So what about air travel? It is an industry which is perhaps unique in having its own dedicated button on all of today’s mobile devices. However, ‘flight mode’ has long stood for being disconnected, for switching off from the rest of the world. As the world’s airlines roll out in-flight connectivity this will increasingly no longer be the case. The potential for removing stress from the travel experience, driving new revenue streams and creating new business models has never been greater.
Another hot topic for all businesses today is data, and air travel is already one of the most data-rich industries around. Airlines were pioneers in deploying data and algorithms to optimise networks, price and allocate seats, and manage the logistics involved in departing 3.7 billion passengers and transporting 52.7 million tonnes of cargo every year across the globe.
At such scale, small efficiencies can have big benefits. Back in 2013, a group of analysts at Singapore’s Institute for Infocomm Research beat teams from around the world to a $100,000 prize for their work on an algorithm that could predict flight arrival times more precisely than the current industry standard. This was vital to the air industry: reducing flight time by a minute saves a staggering $1,200,000 in annual crew costs – and $5,000,000 in fuel savings.
Investing in digital
It’s therefore no surprise that airlines are investing heavily in digital and many start-ups are targeting the industry. But the airline world can be a challenging place for entrepreneurs to navigate. It is highly regulated and many organisations have invested huge amounts in legacy IT systems. Even a small airline is a big business with thousands of employees. At IAG, we believe that the most successful innovations will come from bridging the gap between the tech start-ups, with disruptive and creative ideas, and the big airline companies, with access to millions of customers and the clout to drive standards in the industry.
We’re actively looking to collaborate with tech start-ups across the world to create next generation air travel experiences for our customers. In fact, we just launched our new start-up partnership programme, which will support the development of new entrepreneurs to help transform the aviation industry and revolutionise customer experience through new technology, products and services.
There are a number of areas of opportunities for disruption that we anticipate which revolve around data. Four examples are machine learning, inflight connectivity, loyalty schemes, and cargo.
Machine learning is a hot topic right now regardless of sector, with all businesses looking to embrace its potential for process automation and opportunity identification. One area of particular interest for airlines is in revenue management.
Revenue management departments employ teams of analysts dedicated to continuously optimising price levels for the thousands of flights on sale at any given time. As well as closely monitoring booking trends and competitor prices, smart people and clever algorithms take into account any other factors that could impact demand for a flight in order to set the best price and maximise revenue.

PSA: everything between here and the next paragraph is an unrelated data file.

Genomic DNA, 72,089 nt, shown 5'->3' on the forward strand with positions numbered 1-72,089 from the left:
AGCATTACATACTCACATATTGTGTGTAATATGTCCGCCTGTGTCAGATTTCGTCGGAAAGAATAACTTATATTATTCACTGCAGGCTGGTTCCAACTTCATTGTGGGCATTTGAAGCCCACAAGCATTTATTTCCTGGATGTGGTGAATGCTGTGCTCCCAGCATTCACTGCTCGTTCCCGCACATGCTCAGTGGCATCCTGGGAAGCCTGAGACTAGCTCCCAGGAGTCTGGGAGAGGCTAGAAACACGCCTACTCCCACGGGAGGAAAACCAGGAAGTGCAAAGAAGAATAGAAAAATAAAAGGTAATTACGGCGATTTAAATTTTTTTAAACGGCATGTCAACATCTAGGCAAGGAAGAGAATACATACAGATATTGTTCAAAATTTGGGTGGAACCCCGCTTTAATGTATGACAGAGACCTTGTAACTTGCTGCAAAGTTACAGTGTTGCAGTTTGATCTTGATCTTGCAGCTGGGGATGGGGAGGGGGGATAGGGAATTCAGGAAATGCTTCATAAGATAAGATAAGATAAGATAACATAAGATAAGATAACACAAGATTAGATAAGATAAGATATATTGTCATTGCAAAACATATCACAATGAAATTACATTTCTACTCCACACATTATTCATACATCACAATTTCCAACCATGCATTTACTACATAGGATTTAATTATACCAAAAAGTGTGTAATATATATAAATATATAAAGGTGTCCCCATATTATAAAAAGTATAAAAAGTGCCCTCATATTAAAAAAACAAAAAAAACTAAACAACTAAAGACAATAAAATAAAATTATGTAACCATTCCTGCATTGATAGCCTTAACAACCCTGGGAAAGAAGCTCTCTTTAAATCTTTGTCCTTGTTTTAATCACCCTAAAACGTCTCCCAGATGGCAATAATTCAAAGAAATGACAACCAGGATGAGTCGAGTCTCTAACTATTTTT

This can be anything from assessing the impact of the timing of school holidays or sporting events, anticipating the behaviour of competitors or adjusting to reflect the price and demand impacts of changes in currencies. Responding quickly and appropriately to changes in the market and to consumer behaviour can make a big difference to revenue outcomes.
This is, of course, the exact type of activity that machines are suited to, processing vast quantities of data and spotting patterns. Any start-up that could augment the work of these groups; by automating the processing of data and allowing the analysts to focus their efforts on making intelligent strategic decisions based on the findings, could revolutionise a core competitive differentiator for aviation businesses.
After many years of technological development, testing, and refinement, we’re on the verge of ubiquitous, high speed in-flight data connectivity.
There’s a host of potential applications this opens up. Some will be practical, such as making or modifying reservations for ground transport, accommodation or restaurants whilst in the air; others will be focused on entertainment, such as on-demand content catalogues that connect to the passenger’s own device; others still will be something completely original and brand-new.
This is still a relatively unexplored opportunity area for the industry and one where we hope to take advantage of mutually beneficial collaborations with start-ups.
The airline industry has been a pioneer when it comes to loyalty schemes over the last century, and this continues to this day. Programmes continue to adapt to the online and mobile world, teaming up with new partners looking to access and provide new benefits to millions of affluent and highly engaged consumers, such as the nearly 8 million active members of IAG’s loyalty rewards business.
The movement of cargo by air is another significant revenue stream for airlines, but remains surprisingly dependent on paper and telephone based processes today. Even catching up with the level of digitisation of processes which is already the norm for the passenger business represents a huge opportunity.
As well as driving efficiency, we are looking to digital innovation to drive improved security and customer service, for example through better tracking and increased reliability of deliveries.
From legacy to innovation
Savvy entrepreneurs and start-ups from across the globe are increasingly turning their attention to the opportunities to be found in the air travel. We believe there is huge opportunity to collaborate with these agile businesses to help deliver the next generation of air travel for customers and revolutionise the industry.
Robert Boyle is director of strategy at IAG.